In two recent Information Letters, the IRS has affirmed its taxpayer-unfavorable interpretation of deadline extension provisions in COVID-19 relief. When the IRS issued Notice 2020-23 to extend the deadlines for most time-sensitive actions, many experts noted that the provisions could be interpreted to extend like-kind exchange deadlines to either July 15, 2020, or 120 days from the original date. See RSM’s tax alert describing the controversy. RSM suggested readers take the more cautious approach, as the IRS gave some indication it supported the July 15 deadline.
The Branch Chief of Branch 4 described her interpretation of two aspects of the extension – first, that the deadline for completing any required action was extended only to July 15. Second, that a taxpayer with extended deadlines must still observe caution with respect to constructive receipt of funds prior to completing certain required actions.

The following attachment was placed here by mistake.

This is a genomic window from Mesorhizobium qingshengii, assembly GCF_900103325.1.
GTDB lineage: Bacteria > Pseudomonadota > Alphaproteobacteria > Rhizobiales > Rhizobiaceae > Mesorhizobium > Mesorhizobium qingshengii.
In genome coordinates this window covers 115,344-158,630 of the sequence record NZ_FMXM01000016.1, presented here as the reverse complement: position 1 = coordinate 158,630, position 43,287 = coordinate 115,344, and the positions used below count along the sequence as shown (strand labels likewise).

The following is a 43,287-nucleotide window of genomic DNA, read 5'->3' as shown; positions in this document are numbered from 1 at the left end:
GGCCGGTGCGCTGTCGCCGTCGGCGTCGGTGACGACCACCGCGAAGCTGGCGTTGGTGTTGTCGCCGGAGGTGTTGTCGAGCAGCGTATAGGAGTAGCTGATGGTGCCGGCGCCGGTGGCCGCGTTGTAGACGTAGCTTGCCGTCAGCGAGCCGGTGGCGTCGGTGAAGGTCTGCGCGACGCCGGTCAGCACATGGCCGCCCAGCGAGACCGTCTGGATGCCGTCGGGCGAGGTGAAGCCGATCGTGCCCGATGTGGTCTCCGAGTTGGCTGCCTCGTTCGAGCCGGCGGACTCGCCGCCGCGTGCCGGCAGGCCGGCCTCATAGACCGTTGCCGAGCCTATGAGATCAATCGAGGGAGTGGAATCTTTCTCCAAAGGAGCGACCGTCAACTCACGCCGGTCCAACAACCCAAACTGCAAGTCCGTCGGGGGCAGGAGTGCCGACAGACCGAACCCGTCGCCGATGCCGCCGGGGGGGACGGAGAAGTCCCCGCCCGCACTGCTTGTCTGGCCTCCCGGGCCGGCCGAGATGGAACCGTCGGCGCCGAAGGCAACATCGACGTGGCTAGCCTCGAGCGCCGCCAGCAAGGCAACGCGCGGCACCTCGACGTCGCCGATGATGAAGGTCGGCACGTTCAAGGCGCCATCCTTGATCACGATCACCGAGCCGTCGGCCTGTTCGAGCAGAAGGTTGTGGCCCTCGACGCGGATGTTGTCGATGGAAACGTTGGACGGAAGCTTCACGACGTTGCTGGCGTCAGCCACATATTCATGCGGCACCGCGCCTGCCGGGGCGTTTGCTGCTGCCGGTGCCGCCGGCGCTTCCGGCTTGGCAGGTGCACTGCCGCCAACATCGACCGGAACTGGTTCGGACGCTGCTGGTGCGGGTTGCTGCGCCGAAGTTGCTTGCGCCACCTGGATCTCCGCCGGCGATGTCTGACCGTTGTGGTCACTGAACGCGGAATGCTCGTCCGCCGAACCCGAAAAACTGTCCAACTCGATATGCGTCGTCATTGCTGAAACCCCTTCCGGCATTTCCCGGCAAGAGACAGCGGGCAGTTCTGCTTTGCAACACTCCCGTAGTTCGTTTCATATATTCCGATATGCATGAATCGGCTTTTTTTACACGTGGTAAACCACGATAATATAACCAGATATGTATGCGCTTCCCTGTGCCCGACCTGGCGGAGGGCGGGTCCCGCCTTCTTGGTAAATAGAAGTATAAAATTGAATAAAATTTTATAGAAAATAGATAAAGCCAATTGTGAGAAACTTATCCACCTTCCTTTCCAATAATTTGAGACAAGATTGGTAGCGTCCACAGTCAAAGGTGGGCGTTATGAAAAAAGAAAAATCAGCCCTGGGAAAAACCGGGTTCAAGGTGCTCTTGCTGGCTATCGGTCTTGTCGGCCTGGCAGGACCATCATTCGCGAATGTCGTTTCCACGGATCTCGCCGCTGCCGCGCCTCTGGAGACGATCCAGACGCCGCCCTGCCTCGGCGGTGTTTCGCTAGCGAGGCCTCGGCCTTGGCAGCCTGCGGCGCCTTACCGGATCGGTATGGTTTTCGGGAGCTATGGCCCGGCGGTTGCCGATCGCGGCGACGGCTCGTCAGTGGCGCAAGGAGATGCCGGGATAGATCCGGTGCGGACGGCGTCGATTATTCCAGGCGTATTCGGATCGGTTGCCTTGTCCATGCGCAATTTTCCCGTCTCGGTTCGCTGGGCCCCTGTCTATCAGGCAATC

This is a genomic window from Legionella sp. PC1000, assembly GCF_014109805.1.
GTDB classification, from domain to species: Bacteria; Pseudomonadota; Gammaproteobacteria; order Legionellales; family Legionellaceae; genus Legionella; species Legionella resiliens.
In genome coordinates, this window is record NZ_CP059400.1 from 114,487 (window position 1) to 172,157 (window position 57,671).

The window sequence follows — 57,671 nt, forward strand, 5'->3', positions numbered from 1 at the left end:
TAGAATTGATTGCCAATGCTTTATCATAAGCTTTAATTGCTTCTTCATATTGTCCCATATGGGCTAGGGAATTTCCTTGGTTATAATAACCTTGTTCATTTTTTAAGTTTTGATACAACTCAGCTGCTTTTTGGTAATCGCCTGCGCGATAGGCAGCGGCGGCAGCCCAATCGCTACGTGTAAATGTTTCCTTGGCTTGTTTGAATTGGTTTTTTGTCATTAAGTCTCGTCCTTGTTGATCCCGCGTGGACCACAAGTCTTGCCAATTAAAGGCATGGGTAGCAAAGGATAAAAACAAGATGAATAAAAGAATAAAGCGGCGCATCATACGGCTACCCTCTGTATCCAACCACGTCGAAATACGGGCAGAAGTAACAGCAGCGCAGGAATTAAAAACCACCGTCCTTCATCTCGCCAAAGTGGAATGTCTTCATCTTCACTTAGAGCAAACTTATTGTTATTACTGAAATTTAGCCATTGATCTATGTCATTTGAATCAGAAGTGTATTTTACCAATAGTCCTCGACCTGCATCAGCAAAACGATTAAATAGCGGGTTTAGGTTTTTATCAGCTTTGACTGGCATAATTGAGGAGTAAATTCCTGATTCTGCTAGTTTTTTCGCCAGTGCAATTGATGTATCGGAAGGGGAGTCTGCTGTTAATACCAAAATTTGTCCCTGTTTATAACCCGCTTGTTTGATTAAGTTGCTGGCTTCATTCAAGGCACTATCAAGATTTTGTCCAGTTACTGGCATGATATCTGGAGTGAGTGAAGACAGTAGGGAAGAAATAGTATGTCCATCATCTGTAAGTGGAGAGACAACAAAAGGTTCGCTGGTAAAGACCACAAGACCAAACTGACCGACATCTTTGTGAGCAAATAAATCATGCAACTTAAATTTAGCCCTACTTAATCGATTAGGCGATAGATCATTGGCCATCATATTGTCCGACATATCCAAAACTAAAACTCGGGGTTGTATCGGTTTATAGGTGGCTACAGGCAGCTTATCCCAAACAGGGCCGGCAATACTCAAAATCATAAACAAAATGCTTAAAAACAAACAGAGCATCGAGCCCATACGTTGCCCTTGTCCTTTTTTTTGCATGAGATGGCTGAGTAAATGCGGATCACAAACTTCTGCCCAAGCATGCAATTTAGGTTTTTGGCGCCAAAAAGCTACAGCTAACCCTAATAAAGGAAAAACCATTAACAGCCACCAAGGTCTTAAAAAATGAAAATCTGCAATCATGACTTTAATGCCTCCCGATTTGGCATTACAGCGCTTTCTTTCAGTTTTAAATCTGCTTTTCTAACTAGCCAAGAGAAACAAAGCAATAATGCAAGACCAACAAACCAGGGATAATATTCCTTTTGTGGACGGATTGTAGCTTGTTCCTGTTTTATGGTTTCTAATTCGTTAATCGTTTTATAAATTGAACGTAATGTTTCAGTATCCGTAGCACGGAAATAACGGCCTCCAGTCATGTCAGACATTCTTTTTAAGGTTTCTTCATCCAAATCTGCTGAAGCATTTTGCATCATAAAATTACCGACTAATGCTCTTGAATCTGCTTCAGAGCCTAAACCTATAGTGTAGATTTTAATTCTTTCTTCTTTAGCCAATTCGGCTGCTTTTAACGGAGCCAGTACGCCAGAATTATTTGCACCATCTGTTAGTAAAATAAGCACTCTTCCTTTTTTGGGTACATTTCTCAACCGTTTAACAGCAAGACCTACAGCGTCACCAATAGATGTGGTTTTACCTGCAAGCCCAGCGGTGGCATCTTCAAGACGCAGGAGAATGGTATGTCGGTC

In INFO 2020-0011, Branch Chief Angella Warren responded to a letter from Senator Todd Young, and stated that actions required for a like-kind exchange much be completed by July 15. In INFO 2020-0025, Branch Chief Warren responded to a taxpayer, emphasizing that deadlines are extended only to July 15 and explaining that the taxpayer must avoid constructive receipt of funds — a potential concern where the taxpayer has made agreements with a qualified intermediary (QI) or other party to release proceeds from the sale of the taxpayer’s relinquished property on particular dates decided pre-extension.
Taxpayers may interpret the rights conferred by Notice 2020-23 differently, but the IRS has now made clear it interprets the COVID-19 deadline extensions to extend no further than July 15. It is also clear that the extensions do not absolve taxpayers of the responsibility to avoid coming into actual or constructive receipt of funds. Accordingly, taxpayers who completed exchanges with extended deadlines should review agreements with their QIs to make sure the agreements did not authorize taxpayers to receive funds prior to extended deadlines. Taxpayers that may have relied on the 120-day extension to complete like-kind exchanges are strongly advised to contact their tax adviser.